Galettes des Rois

With the reverberations of the end of the year parties barely died down here comes a new celebration: the Epiphany. The Epiphany or the Three Kings’ Day is in the Western Christian world the celebration of the visit of the Magi to the Christ child. It takes place on the first Sunday after 1st of January.
In France the hallmark of Epiphany feast is the “galette des rois” or the “Kings’s Cake”. According to the statistics 30 millions of cakes area eaten each year in France a country whose population is 65 millions!
The tradition of the “galette des rois” dates as back as the 13th century. At the time one slice of the cake called “part du Bon Dieu” – part of the God – or “part de la Vierge” – Virgin Mary’s part – was given to the first poor who was passing by.
The “galette de rois” is in fact an umbrella name for 3 distinctive cakes.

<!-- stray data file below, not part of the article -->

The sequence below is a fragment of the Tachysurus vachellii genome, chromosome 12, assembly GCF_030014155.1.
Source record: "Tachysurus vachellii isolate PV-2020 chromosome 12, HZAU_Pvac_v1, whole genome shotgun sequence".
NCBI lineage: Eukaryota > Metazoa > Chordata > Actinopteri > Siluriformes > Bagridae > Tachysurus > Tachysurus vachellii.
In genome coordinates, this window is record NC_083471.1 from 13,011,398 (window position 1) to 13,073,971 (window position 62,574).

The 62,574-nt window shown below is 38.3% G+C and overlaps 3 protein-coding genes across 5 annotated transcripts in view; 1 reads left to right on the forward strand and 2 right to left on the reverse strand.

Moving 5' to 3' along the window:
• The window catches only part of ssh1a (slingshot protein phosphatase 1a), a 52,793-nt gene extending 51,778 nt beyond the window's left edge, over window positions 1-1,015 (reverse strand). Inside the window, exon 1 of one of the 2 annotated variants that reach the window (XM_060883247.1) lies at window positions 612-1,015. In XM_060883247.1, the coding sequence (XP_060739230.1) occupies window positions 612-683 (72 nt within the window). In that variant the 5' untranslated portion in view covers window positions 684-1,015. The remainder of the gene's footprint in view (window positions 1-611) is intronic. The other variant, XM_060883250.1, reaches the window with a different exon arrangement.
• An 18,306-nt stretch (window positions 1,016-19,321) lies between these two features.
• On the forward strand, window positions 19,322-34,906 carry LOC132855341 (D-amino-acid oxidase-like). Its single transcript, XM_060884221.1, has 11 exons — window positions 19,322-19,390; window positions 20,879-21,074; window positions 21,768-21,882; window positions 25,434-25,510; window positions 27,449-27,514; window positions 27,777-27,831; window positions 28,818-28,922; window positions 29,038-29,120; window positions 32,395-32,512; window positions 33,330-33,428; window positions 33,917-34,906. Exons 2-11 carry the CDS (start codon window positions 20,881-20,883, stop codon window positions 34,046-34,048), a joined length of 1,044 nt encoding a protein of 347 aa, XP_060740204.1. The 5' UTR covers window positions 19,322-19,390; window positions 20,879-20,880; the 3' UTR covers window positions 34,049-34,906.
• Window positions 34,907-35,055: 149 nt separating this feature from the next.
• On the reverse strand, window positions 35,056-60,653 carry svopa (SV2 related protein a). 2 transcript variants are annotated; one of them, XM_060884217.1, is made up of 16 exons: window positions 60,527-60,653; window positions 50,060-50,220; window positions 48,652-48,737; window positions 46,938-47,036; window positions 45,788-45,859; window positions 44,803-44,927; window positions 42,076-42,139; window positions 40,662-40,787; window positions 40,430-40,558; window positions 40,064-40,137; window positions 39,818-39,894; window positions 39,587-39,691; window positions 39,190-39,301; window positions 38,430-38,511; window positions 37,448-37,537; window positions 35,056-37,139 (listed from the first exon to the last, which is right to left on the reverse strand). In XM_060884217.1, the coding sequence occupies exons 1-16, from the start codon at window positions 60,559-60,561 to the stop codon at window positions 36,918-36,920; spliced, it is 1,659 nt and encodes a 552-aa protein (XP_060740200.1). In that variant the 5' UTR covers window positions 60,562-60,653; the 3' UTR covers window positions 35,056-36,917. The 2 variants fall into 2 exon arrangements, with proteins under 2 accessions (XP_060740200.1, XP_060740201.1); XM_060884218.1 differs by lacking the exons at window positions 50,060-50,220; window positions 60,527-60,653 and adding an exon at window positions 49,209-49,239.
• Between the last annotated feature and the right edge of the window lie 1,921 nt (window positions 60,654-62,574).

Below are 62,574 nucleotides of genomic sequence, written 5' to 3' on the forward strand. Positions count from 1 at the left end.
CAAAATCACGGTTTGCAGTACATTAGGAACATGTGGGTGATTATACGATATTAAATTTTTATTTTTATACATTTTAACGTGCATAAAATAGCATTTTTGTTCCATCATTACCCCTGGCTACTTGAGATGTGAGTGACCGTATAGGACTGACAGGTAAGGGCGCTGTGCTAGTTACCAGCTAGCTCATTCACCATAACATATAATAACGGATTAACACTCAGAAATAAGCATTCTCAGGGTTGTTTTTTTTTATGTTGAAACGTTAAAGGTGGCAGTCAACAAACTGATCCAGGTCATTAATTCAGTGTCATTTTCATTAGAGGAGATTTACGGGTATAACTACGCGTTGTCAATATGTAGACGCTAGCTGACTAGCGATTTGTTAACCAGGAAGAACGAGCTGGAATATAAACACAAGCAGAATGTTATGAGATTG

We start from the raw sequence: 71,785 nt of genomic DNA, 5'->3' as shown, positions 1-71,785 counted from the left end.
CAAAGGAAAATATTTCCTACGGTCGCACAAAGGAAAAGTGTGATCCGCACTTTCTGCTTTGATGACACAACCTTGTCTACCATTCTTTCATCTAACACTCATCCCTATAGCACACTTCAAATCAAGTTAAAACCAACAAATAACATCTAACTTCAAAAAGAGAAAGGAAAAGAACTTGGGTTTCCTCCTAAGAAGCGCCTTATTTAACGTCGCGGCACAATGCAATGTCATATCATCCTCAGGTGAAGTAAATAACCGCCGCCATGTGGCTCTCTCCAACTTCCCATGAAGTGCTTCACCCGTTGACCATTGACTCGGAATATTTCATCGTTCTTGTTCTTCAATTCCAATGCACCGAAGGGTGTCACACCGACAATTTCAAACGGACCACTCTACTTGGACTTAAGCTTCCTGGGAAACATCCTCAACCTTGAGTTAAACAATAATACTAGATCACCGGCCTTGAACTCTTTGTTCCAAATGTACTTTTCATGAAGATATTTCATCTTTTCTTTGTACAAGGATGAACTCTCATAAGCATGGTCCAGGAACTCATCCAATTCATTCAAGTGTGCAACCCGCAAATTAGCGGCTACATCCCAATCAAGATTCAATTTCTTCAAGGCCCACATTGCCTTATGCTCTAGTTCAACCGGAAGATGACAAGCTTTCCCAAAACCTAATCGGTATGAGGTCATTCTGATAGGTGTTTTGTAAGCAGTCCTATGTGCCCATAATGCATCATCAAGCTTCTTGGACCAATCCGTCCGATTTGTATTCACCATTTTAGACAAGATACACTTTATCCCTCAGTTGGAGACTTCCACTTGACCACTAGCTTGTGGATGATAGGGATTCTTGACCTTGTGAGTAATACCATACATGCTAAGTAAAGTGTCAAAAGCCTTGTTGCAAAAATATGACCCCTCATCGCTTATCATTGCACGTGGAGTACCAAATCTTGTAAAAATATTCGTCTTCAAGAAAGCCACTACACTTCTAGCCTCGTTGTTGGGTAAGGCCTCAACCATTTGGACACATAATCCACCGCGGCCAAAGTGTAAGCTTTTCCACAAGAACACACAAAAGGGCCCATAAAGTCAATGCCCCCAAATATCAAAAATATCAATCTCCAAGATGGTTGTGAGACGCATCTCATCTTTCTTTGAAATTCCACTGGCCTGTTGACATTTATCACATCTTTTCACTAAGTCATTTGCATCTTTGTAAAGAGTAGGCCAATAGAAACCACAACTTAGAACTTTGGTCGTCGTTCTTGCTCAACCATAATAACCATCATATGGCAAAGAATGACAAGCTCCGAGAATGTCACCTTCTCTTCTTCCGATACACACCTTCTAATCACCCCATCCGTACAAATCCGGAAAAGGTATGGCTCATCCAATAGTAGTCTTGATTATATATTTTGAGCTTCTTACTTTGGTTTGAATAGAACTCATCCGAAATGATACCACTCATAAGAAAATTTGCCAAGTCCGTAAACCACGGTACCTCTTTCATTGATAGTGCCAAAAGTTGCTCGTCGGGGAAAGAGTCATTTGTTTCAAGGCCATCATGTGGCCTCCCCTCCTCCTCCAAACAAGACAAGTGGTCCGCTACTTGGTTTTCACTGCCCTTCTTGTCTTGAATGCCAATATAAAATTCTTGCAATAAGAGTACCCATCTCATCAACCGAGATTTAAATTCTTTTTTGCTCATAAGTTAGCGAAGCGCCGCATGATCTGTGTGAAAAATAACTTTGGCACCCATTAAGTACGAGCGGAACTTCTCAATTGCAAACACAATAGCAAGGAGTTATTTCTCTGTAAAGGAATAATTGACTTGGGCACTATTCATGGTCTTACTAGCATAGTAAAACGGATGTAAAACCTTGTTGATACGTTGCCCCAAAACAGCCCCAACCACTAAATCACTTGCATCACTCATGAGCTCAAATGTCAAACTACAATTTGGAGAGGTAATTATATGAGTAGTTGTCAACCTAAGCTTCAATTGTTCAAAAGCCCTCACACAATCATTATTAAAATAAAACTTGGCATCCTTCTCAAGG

The most popular is the round puffed pastry one filled with almond paste -“frangipane” – known as the “northern cake”!

Almond paste filled "Galette des rois"
Almond paste filled “Galette des rois”

In the southwest of France two other versions are common: the round sweet bread -“brioche”- sprinkled with granulated sugar, and the round brioche with candied fruits.
Galette des Rois sprinkled with granulated sugar
Galette des Rois sprinkled with granulated sugar

Galette des Rois with candied fruits
Galette des Rois with candied fruits

Besides the obvious taste appeal, the “galette de rois” is attractive (especially to children) for its charm (called fève) hidden inside the dough.
The one who finds the charm is declared “king” of the day.
Each year, starting in the middle of December (!) the bakeries are competing with each other not only in savor and presentation of their “galette des rois” but also in the ingenuity of the “fèves” they put inside, with some advertising a 24 Karat gold charm in ONE of their galette, or one of a kind porcelain charms that are collectibles.

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